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Just the Facts: Whooping Cough
Whooping cough, a highly contagious disease marked by severe coughing, is on the rise in the United States, says the National Association of Pediatric Nurse Practitioners.

Since the 1980s, the number of people who have contracted whooping cough has risen steadily, reports the Centers for Disease Control and Prevention. Between 5,000 and 7,000 people in the United States still contract the disease each year, and an average of five to 10 children die from it annually. The deaths tend to occur in children who are unvaccinated, and infants under one year are at the greatest risk of contracting the illness.


What is Whooping Cough?
Whooping cough (or Pertussis) is named after the “whoop” sound children make when they try to breathe in during or after a severe coughing spell. Caused by the bacteria Bordetella pertussis, whooping cough is an infection of the respiratory system. The bacteria get into the lining of the breathing passages, causing inflammation and narrowing of airways. Whooping cough is highly contagious and spread through close contact.


Whooping cough usually starts with cold- or flu-like symptoms—runny nose, sneezing and mild cough—which can last up to two weeks and are followed by increasingly severe coughing spells. Because its symptoms mimic those of a cold, whooping cough is difficult to diagnose. Keep an eye out for these telltale symptoms:




  • Mild fever


  • Vomiting


  • Lips and nails may turn blue from lack of oxygen


  • Coughs produce thick mucus


  •  Exhaustion, especially after coughing fits

Who Gets It?


Whooping cough can occur at any age, but infants and young children are most susceptible. Though seldom serious in adults, whooping cough can carry life-threatening consequences for young infants, especially those who haven’t been immunized against the disease. Pneumonia is the most common complication and cause of infantile-pertussis-related deaths. Other whooping cough-related complications include:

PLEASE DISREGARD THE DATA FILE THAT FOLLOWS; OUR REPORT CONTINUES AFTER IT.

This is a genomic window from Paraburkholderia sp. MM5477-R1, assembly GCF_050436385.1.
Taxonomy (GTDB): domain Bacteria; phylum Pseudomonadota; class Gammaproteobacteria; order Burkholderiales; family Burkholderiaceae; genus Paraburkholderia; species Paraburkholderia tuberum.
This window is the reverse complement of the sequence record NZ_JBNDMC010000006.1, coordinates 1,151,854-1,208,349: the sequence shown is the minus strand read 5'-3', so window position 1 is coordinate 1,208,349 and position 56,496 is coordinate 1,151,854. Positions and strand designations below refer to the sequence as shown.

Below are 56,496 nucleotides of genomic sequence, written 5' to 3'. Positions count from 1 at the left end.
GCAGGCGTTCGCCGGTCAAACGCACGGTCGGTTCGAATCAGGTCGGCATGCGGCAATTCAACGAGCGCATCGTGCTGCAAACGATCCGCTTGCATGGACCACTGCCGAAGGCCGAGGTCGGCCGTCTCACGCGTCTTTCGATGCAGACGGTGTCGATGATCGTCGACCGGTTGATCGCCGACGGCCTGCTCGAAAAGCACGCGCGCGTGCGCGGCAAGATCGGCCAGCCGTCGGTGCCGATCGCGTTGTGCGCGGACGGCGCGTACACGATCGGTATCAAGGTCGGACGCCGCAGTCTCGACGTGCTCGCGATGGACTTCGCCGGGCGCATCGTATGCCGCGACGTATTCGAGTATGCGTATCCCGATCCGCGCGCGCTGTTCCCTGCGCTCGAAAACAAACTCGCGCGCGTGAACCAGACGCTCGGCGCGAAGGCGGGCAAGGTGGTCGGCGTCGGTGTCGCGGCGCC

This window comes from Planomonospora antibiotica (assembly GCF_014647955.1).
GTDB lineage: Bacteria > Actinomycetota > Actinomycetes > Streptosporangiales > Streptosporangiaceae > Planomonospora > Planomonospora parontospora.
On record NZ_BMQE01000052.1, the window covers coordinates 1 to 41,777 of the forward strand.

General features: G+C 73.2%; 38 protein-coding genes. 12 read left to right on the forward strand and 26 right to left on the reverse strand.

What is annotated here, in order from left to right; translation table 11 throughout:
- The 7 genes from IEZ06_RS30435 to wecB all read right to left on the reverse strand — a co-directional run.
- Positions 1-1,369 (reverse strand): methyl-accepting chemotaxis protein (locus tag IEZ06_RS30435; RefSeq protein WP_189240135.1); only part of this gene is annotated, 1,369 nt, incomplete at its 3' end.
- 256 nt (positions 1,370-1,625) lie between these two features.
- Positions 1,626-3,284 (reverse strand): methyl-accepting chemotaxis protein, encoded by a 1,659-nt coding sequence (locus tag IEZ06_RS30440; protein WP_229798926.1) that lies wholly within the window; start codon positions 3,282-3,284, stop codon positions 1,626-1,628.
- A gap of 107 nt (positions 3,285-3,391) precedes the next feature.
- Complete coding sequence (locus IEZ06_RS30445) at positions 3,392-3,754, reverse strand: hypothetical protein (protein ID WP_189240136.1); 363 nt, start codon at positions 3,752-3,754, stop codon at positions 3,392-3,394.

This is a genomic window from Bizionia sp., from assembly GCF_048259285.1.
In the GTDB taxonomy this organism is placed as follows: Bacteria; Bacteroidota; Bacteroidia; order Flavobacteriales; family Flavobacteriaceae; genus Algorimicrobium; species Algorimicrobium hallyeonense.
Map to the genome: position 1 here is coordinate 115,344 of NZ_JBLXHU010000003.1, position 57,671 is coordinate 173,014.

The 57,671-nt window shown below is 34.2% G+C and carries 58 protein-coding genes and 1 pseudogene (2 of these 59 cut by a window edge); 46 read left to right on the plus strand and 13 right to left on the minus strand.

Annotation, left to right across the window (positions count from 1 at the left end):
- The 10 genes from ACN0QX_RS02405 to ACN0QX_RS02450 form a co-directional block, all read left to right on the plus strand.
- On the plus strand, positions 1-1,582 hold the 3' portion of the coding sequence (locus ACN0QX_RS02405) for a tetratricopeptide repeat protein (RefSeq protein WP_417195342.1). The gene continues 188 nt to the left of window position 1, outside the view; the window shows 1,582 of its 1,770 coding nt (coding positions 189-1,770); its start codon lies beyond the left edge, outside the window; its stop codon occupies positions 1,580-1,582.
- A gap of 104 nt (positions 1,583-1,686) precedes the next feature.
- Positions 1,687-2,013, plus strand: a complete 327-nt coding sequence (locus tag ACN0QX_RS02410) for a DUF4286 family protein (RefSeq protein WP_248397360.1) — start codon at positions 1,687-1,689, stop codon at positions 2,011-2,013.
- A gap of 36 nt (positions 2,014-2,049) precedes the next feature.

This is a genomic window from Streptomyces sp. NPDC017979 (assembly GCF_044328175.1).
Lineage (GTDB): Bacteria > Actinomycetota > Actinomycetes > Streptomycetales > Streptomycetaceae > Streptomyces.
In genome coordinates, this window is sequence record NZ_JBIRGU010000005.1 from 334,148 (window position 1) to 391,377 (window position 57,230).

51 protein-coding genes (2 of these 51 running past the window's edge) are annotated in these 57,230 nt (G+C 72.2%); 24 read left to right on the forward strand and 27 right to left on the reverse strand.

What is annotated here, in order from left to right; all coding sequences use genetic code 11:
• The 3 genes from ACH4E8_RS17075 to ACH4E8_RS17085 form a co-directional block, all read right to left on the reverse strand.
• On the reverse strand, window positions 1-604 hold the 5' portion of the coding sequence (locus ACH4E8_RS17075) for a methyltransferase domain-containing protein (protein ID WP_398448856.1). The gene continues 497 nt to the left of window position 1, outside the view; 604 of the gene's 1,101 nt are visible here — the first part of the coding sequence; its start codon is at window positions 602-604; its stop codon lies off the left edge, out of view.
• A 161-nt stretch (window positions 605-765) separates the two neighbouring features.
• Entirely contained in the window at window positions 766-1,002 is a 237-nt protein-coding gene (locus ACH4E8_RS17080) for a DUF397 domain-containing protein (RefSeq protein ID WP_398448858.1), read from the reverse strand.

• Seizures


  • Encephalopathy (swelling of the brain)


  • Severe ear infections


  • Anorexia (severe restriction of food intake)


  • Dehydration (marked by lack of urine production)

What Can You Do?
While there is no lifelong protection against whooping cough, immunization is the best preventive measure for your child. The vaccine to protect your child against whooping cough is the diphtheria, tetanus and pertussis (DTap) vaccine. It should be administered in five doses, beginning at two months of age. (Has your child received her latest vaccines? Click
here to view the American Academy of Pediatrics’ “Recommended Childhood Immunization Schedule” for 2003.)


If you think your child may have whooping cough, contact your pediatrician immediately. The disease is treated with antibiotics. Until your child has taken all of the prescribed medication, it’s best to keep her away from others, especially small infants and other children. Don’t worry: Early detection and treatment of whooping cough rarely results in anything but a full recovery.


Further Reading
For more on whooping cough, check out these resources:




  • "http://www.pertussis.com/" target=new>National Association of Pediatric Nurses Practitioners’ whooping cough Web site


  • "http://www.parenthood.com/article-topics/article-topics.php?Article_ID=2666">Winter Warning About Whooping Cough





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